News Brief - December 2008/January 2009

Crisis response; Social urgency; Public trust?; Economy; Korea’s economy; Turkey’s environment; fraud; Ireland’s anti-corruption laws; Israel joins Anti-Bribery convention; India backs export credit pledge; Tax evasion; IT difficulties; IT difficulties; Soundbites; Plus ça change…
Crisis response
Social urgency
Public trust?
Korea’s economy
Turkey’s environment
Ireland’s anti-corruption laws
Israel joins Anti-Bribery convention
India backs export credit pledge
Tax evasion

IT difficulties
Plus ça change...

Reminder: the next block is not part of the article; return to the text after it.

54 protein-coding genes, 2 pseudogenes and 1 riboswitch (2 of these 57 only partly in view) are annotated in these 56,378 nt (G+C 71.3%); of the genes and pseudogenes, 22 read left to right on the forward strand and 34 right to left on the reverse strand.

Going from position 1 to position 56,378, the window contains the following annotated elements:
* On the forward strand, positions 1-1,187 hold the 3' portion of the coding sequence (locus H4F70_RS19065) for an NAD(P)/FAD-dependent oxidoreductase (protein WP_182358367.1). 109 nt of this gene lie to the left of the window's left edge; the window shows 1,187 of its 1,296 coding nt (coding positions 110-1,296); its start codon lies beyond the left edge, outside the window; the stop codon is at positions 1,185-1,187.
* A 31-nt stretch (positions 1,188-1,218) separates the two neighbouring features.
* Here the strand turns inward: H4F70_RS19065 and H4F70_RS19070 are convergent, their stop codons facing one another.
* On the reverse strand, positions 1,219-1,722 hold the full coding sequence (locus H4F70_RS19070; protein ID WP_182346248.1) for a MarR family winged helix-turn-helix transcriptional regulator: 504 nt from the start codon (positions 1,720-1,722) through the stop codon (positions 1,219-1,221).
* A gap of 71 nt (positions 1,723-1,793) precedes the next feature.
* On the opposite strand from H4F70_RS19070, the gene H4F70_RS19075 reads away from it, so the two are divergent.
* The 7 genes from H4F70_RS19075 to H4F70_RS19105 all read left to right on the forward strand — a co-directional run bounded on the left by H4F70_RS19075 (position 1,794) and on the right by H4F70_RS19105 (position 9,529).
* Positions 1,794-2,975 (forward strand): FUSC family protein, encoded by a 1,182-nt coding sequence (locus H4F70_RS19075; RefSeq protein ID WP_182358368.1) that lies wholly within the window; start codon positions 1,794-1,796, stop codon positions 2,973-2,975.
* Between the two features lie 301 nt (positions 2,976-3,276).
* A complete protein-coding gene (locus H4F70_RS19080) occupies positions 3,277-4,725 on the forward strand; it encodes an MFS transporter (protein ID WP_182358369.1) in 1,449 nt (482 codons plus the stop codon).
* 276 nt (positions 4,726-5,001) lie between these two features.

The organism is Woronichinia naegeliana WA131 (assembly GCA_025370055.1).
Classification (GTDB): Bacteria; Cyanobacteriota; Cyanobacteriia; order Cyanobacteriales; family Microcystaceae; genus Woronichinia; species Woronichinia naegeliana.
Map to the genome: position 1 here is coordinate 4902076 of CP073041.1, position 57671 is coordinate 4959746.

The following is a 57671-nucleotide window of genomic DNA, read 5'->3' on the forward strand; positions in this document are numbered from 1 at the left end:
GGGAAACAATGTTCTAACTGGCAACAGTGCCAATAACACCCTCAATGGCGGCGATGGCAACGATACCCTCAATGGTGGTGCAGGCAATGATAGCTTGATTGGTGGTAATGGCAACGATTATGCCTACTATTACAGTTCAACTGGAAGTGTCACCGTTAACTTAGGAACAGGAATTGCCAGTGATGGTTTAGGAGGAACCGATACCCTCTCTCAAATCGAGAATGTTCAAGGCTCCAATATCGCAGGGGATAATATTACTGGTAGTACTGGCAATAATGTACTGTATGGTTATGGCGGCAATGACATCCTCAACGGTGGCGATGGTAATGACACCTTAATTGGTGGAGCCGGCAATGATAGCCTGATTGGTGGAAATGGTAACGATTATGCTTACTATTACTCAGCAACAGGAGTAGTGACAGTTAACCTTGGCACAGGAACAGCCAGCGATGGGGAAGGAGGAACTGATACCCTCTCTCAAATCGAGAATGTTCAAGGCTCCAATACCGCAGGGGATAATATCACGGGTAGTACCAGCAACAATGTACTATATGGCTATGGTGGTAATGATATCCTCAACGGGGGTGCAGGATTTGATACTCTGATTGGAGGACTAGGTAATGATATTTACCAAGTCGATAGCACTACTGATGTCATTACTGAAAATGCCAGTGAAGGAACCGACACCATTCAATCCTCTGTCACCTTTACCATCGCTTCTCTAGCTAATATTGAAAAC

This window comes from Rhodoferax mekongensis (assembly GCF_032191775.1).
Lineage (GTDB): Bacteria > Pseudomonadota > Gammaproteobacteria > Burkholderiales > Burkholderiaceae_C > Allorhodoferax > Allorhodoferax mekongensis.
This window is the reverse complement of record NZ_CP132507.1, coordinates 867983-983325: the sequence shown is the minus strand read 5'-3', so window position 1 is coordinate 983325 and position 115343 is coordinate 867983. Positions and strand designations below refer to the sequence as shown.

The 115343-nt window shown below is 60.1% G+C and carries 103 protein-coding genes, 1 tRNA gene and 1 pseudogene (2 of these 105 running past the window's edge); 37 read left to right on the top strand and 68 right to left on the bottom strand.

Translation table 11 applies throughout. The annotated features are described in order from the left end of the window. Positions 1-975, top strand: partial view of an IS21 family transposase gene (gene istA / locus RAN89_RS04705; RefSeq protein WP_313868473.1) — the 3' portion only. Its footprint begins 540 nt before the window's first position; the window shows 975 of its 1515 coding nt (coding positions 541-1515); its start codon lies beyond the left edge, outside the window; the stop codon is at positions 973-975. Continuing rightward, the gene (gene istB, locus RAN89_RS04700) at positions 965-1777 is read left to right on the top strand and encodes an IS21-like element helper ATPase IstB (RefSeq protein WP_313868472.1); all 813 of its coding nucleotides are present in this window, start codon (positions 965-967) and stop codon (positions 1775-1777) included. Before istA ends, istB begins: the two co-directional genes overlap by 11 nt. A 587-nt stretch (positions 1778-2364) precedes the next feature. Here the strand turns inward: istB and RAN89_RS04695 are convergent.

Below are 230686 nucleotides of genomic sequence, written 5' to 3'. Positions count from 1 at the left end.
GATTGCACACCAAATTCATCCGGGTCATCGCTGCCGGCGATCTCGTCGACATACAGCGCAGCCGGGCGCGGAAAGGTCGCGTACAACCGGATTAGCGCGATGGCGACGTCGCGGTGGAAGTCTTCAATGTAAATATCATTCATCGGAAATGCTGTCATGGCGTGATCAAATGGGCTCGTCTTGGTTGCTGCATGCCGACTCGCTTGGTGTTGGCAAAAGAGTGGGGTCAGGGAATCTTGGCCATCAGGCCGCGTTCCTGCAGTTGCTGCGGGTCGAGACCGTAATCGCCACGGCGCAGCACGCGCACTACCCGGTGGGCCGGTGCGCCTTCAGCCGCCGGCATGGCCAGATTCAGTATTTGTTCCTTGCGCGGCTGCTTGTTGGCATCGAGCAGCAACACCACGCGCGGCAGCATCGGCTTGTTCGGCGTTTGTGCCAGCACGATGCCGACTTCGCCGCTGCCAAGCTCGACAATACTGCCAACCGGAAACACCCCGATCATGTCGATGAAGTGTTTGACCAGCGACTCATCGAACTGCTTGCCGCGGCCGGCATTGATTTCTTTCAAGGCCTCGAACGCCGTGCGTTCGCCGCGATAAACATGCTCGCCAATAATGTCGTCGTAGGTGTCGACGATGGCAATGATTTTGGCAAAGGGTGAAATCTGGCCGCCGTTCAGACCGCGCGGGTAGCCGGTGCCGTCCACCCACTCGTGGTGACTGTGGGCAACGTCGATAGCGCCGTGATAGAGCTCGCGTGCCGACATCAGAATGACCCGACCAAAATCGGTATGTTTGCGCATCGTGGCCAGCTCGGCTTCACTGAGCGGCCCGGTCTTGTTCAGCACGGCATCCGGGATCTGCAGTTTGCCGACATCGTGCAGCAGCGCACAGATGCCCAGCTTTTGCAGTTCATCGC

Crisis responseThe worst financial and economic crisis in decades has been met by a co-ordinated global response to kick start growth and better regulate financial markets. But what about the long term, and preparing for when the crisis is over? What kind of policies and rules of the game will help the world’s economies sustain their recoveries and prevent the causes of the latest downturn from happening again?These are the tough questions the OECD has set its sights on answering in its two-strand response to the turmoil. The work focuses, on the one hand, on financial and commodity market regulation, taxation, competition and corporate governance, including issues such as pensions and, on the other hand, fiscal and monetary policies, employment and public investment and other measures for underpinning recovery and growth. To bolster activity, social policies for employment and equity are being scrutinised too. Attention is also focusing on how governments might wean their economies back off their emergency action plans once economic health is restored. Sustainable growth means focusing on action for climate change and world development too.For more on the OECD response, see and urgencySecretary-General Angel Gurría has called for closer collaboration between the International Labour Organization (ILO) and the OECD in response to the global financial crisis. Speaking in November to the ILO’s tripartite governing body, Mr Gurría said the G20’s meeting that month had provided a mandate for “better collaboration between international organisations, including the OECD and the ILO. The crisis has made our two organisations’ work on labour markets and social policies even more important”.ILO Director-General Juan Somavia referred to the OECD and the ILO as “kindred spirits in the multilateral system” that must build policy alliances, and warned that “if the multilateral system cannot respond to the crisis together, it will become part of the problem, and not what it should be, the way forward to solutions”. The OECD and the ILO already collaborate in a number of areas, including labour issues and corporate social responsibility, notably with the OECD Guidelines for Multinational Enterprises and the ILO Tripartite Declaration of Principles concerning Multinational Enterprises.For more, see and www.ilo.orgPublic trust?In a recent online opinion poll, the OECD Observer asked readers “are you confident that governments can help avoid a global depression?”. Of nearly 1,000 responses, some 47% answered no, 32% said yes, and 21% preferred to wait and see. Though not a scientific poll, and while the OECD does not foresee a depression (see Economic Outlook focus, page 45), the responses nonetheless point to the importance of winning public trust in the current crisis. See www.oecdobserver.orgEconomyThe latest composite leading indicators (CLIs for October 2008) continue to point to a weakening outlook for all G7 economies. Moreover, the outlook has significantly deteriorated in the major non-OECD economies of China, India and Russia.Meanwhile, annual inflation in the OECD area rose by 3.7% in the year to October 2008, compared with 4.5% in the year to September 2008. Month-on-month, prices fell 0.3% in October, after remaining stable in September. Excluding food and energy, consumer prices rose by 2.2% in the year to October, compared with 2.4% in September. Consumer prices for energy were up by 12.3% in the year to October, compared with 18.9% in September and consumer prices for food by 6.5% compared with 6.8% in September.G7 merchandise trade import volumes fell by 1.4% in the second quarter of 2008 compared with the previous quarter, while the volume of exports declined by 0.3%. On a year-on-year basis, import volume growth, at only 0.3% for the second quarter 2008, continued a decline that started in the second quarter of 2006. Exports grew by 4.9%.Unemployment in the OECD area stood at 6.2% in October 2008, 0.1 percentage points higher than the previous month and 0.6 percentage points higher than a year earlier. In the euro area, the unemployment rate was 7.7% in October 2008, 0.4 percentage points higher than a year earlier. For the US the rate in November was 6.7%, a full 2 percentage points higher than a year earlier. For Japan, the rate was 3.7% in October 2008, 0.3 percentage points lower than a year earlier.For more on these and other economic stories, go to’s economy